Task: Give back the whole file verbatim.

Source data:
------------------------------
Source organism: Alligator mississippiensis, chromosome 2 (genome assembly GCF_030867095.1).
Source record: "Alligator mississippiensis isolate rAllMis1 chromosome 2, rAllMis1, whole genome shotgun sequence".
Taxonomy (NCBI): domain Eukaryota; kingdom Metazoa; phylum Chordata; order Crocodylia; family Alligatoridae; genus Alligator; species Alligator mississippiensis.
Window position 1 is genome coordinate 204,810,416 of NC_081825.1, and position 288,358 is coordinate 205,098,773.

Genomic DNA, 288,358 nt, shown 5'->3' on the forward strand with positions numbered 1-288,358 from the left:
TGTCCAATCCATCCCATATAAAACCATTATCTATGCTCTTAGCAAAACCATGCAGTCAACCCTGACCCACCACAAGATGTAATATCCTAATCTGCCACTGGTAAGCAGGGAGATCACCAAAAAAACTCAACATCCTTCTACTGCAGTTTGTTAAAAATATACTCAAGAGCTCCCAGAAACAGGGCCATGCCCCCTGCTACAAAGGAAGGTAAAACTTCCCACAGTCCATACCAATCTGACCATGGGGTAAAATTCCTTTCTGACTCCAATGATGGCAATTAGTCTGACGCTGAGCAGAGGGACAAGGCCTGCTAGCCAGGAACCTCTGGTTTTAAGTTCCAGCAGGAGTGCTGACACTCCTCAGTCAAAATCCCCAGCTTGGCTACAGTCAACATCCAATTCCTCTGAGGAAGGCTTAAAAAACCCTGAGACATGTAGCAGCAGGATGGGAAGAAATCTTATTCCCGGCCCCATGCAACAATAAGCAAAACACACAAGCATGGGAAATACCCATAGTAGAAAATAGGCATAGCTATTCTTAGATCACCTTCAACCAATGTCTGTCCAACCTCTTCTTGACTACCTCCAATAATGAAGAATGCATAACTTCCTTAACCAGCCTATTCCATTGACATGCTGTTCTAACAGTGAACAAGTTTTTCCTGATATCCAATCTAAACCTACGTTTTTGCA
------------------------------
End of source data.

Source organism: Alligator mississippiensis, chromosome 2 (genome assembly GCF_030867095.1).
Source record: "Alligator mississippiensis isolate rAllMis1 chromosome 2, rAllMis1, whole genome shotgun sequence".
Taxonomy (NCBI): domain Eukaryota; kingdom Metazoa; phylum Chordata; order Crocodylia; family Alligatoridae; genus Alligator; species Alligator mississippiensis.
Window position 1 is genome coordinate 204,810,416 of NC_081825.1, and position 288,358 is coordinate 205,098,773.

Genomic DNA, 288,358 nt, shown 5'->3' on the forward strand with positions numbered 1-288,358 from the left:
TGTCCAATCCATCCCATATAAAACCATTATCTATGCTCTTAGCAAAACCATGCAGTCAACCCTGACCCACCACAAGATGTAATATCCTAATCTGCCACTGGTAAGCAGGGAGATCACCAAAAAAACTCAACATCCTTCTACTGCAGTTTGTTAAAAATATACTCAAGAGCTCCCAGAAACAGGGCCATGCCCCCTGCTACAAAGGAAGGTAAAACTTCCCACAGTCCATACCAATCTGACCATGGGGTAAAATTCCTTTCTGACTCCAATGATGGCAATTAGTCTGACGCTGAGCAGAGGGACAAGGCCTGCTAGCCAGGAACCTCTGGTTTTAAGTTCCAGCAGGAGTGCTGACACTCCTCAGTCAAAATCCCCAGCTTGGCTACAGTCAACATCCAATTCCTCTGAGGAAGGCTTAAAAAACCCTGAGACATGTAGCAGCAGGATGGGAAGAAATCTTATTCCCGGCCCCATGCAACAATAAGCAAAACACACAAGCATGGGAAATACCCATAGTAGAAAATAGGCATAGCTATTCTTAGATCACCTTCAACCAATGTCTGTCCAACCTCTTCTTGACTACCTCCAATAATGAAGAATGCATAACTTCCTTAACCAGCCTATTCCATTGACATGCTGTTCTAACAGTGAACAAGTTTTTCCTGATATCCAATCTAAACCTACGTTTTTGCA